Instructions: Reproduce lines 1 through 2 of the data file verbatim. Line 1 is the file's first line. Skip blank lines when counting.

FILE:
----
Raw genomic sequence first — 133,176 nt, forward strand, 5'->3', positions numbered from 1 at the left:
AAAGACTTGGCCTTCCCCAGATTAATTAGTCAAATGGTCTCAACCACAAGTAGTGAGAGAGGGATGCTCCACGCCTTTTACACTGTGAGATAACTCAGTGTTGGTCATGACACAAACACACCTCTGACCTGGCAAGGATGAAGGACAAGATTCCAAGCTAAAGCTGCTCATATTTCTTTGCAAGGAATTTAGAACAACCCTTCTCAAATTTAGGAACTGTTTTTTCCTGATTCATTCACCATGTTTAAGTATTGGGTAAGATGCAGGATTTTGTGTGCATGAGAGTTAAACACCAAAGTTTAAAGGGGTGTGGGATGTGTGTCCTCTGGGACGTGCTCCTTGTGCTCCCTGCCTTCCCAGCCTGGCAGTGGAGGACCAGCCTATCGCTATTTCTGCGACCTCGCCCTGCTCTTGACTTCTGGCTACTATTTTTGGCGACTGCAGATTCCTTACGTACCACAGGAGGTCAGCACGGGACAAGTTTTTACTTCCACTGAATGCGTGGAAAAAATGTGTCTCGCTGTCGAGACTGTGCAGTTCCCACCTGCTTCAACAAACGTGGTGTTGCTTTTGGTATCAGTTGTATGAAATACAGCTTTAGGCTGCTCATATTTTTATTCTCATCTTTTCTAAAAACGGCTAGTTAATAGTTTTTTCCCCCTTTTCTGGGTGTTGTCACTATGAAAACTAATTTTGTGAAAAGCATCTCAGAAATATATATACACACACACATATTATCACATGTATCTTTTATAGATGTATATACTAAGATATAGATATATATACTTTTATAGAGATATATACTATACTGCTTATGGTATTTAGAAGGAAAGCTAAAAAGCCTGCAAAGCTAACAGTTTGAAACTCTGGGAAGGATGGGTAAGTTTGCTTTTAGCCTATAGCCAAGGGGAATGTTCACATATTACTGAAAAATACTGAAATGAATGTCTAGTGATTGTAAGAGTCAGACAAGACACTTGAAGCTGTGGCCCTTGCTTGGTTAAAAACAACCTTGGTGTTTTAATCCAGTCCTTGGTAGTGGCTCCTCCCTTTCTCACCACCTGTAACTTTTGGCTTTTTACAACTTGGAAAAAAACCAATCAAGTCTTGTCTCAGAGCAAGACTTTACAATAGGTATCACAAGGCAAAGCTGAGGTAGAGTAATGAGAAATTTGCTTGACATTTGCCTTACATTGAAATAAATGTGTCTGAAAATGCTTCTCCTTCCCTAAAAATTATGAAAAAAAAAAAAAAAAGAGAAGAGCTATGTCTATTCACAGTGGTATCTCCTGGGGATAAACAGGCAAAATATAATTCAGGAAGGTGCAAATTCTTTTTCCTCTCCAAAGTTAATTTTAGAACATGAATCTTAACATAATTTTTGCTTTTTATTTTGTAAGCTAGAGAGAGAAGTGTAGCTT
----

Raw genomic sequence first — 133,176 nt, forward strand, 5'->3', positions numbered from 1 at the left:
AAAGACTTGGCCTTCCCCAGATTAATTAGTCAAATGGTCTCAACCACAAGTAGTGAGAGAGGGATGCTCCACGCCTTTTACACTGTGAGATAACTCAGTGTTGGTCATGACACAAACACACCTCTGACCTGGCAAGGATGAAGGACAAGATTCCAAGCTAAAGCTGCTCATATTTCTTTGCAAGGAATTTAGAACAACCCTTCTCAAATTTAGGAACTGTTTTTTCCTGATTCATTCACCATGTTTAAGTATTGGGTAAGATGCAGGATTTTGTGTGCATGAGAGTTAAACACCAAAGTTTAAAGGGGTGTGGGATGTGTGTCCTCTGGGACGTGCTCCTTGTGCTCCCTGCCTTCCCAGCCTGGCAGTGGAGGACCAGCCTATCGCTATTTCTGCGACCTCGCCCTGCTCTTGACTTCTGGCTACTATTTTTGGCGACTGCAGATTCCTTACGTACCACAGGAGGTCAGCACGGGACAAGTTTTTACTTCCACTGAATGCGTGGAAAAAATGTGTCTCGCTGTCGAGACTGTGCAGTTCCCACCTGCTTCAACAAACGTGGTGTTGCTTTTGGTATCAGTTGTATGAAATACAGCTTTAGGCTGCTCATATTTTTATTCTCATCTTTTCTAAAAACGGCTAGTTAATAGTTTTTTCCCCCTTTTCTGGGTGTTGTCACTATGAAAACTAATTTTGTGAAAAGCATCTCAGAAATATATATACACACACACATATTATCACATGTATCTTTTATAGATGTATATACTAAGATATAGATATATATACTTTTATAGAGATATATACTATACTGCTTATGGTATTTAGAAGGAAAGCTAAAAAGCCTGCAAAGCTAACAGTTTGAAACTCTGGGAAGGATGGGTAAGTTTGCTTTTAGCCTATAGCCAAGGGGAATGTTCACATATTACTGAAAAATACTGAAATGAATGTCTAGTGATTGTAAGAGTCAGACAAGACACTTGAAGCTGTGGCCCTTGCTTGGTTAAAAACAACCTTGGTGTTTTAATCCAGTCCTTGGTAGTGGCTCCTCCCTTTCTCACCACCTGTAACTTTTGGCTTTTTACAACTTGGAAAAAAACCAATCAAGTCTTGTCTCAGAGCAAGACTTTACAATAGGTATCACAAGGCAAAGCTGAGGTAGAGTAATGAGAAATTTGCTTGACATTTGCCTTACATTGAAATAAATGTGTCTGAAAATGCTTCTCCTTCCCTAAAAATTATGAAAAAAAAAAAAAAAAGAGAAGAGCTATGTCTATTCACAGTGGTATCTCCTGGGGATAAACAGGCAAAATATAATTCAGGAAGGTGCAAATTCTTTTTCCTCTCCAAAGTTAATTTTAGAACATGAATCTTAACATAATTTTTGCTTTTTATTTTGTAAGCTAGAGAGAGAAGTGTAGCTT